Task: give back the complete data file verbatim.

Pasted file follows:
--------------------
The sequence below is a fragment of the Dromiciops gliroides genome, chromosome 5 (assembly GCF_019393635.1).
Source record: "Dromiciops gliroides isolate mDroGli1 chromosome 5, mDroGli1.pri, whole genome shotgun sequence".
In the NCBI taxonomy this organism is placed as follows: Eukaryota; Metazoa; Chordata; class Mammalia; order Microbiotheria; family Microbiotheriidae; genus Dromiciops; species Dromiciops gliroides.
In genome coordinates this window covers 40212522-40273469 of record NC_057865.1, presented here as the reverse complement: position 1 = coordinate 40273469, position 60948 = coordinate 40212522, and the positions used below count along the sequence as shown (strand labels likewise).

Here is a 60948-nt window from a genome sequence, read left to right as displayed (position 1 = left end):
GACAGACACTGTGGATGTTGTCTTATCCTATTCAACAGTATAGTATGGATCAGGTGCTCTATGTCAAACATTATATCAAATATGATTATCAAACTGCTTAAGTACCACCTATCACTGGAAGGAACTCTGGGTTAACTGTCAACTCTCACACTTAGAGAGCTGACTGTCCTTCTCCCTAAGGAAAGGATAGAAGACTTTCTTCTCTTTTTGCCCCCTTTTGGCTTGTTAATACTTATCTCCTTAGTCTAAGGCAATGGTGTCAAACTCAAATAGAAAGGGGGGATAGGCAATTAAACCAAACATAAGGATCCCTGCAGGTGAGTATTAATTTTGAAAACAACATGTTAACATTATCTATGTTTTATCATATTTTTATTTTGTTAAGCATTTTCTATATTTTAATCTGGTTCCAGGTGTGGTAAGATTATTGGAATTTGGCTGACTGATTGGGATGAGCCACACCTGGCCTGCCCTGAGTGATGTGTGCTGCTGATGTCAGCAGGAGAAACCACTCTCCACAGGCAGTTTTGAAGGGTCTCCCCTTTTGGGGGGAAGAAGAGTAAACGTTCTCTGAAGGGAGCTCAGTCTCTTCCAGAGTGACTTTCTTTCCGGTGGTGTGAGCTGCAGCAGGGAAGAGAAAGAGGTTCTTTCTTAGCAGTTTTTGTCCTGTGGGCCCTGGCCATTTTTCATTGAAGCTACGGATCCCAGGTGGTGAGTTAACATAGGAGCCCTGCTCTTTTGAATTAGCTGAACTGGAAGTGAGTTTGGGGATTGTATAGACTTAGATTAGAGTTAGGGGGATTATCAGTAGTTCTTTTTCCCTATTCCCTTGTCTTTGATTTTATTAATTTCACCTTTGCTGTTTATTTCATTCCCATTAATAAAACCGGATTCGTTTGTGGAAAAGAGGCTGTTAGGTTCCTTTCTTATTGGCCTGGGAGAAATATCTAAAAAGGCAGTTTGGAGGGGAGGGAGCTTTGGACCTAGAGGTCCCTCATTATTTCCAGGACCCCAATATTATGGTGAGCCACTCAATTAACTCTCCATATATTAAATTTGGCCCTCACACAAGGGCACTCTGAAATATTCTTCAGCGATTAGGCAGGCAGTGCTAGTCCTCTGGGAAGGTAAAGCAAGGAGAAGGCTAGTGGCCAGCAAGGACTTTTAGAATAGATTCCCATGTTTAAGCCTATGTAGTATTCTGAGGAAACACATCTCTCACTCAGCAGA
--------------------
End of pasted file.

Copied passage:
The sequence below is a fragment of the Dromiciops gliroides genome, chromosome 5 (assembly GCF_019393635.1).
Source record: "Dromiciops gliroides isolate mDroGli1 chromosome 5, mDroGli1.pri, whole genome shotgun sequence".
In the NCBI taxonomy this organism is placed as follows: Eukaryota; Metazoa; Chordata; class Mammalia; order Microbiotheria; family Microbiotheriidae; genus Dromiciops; species Dromiciops gliroides.
In genome coordinates this window covers 40212522-40273469 of record NC_057865.1, presented here as the reverse complement: position 1 = coordinate 40273469, position 60948 = coordinate 40212522, and the positions used below count along the sequence as shown (strand labels likewise).

Here is a 60948-nt window from a genome sequence, read left to right as displayed (position 1 = left end):
GACAGACACTGTGGATGTTGTCTTATCCTATTCAACAGTATAGTATGGATCAGGTGCTCTATGTCAAACATTATATCAAATATGATTATCAAACTGCTTAAGTACCACCTATCACTGGAAGGAACTCTGGGTTAACTGTCAACTCTCACACTTAGAGAGCTGACTGTCCTTCTCCCTAAGGAAAGGATAGAAGACTTTCTTCTCTTTTTGCCCCCTTTTGGCTTGTTAATACTTATCTCCTTAGTCTAAGGCAATGGTGTCAAACTCAAATAGAAAGGGGGGATAGGCAATTAAACCAAACATAAGGATCCCTGCAGGTGAGTATTAATTTTGAAAACAACATGTTAACATTATCTATGTTTTATCATATTTTTATTTTGTTAAGCATTTTCTATATTTTAATCTGGTTCCAGGTGTGGTAAGATTATTGGAATTTGGCTGACTGATTGGGATGAGCCACACCTGGCCTGCCCTGAGTGATGTGTGCTGCTGATGTCAGCAGGAGAAACCACTCTCCACAGGCAGTTTTGAAGGGTCTCCCCTTTTGGGGGGAAGAAGAGTAAACGTTCTCTGAAGGGAGCTCAGTCTCTTCCAGAGTGACTTTCTTTCCGGTGGTGTGAGCTGCAGCAGGGAAGAGAAAGAGGTTCTTTCTTAGCAGTTTTTGTCCTGTGGGCCCTGGCCATTTTTCATTGAAGCTACGGATCCCAGGTGGTGAGTTAACATAGGAGCCCTGCTCTTTTGAATTAGCTGAACTGGAAGTGAGTTTGGGGATTGTATAGACTTAGATTAGAGTTAGGGGGATTATCAGTAGTTCTTTTTCCCTATTCCCTTGTCTTTGATTTTATTAATTTCACCTTTGCTGTTTATTTCATTCCCATTAATAAAACCGGATTCGTTTGTGGAAAAGAGGCTGTTAGGTTCCTTTCTTATTGGCCTGGGAGAAATATCTAAAAAGGCAGTTTGGAGGGGAGGGAGCTTTGGACCTAGAGGTCCCTCATTATTTCCAGGACCCCAATATTATGGTGAGCCACTCAATTAACTCTCCATATATTAAATTTGGCCCTCACACAAGGGCACTCTGAAATATTCTTCAGCGATTAGGCAGGCAGTGCTAGTCCTCTGGGAAGGTAAAGCAAGGAGAAGGCTAGTGGCCAGCAAGGACTTTTAGAATAGATTCCCATGTTTAAGCCTATGTAGTATTCTGAGGAAACACATCTCTCACTCAGCAGA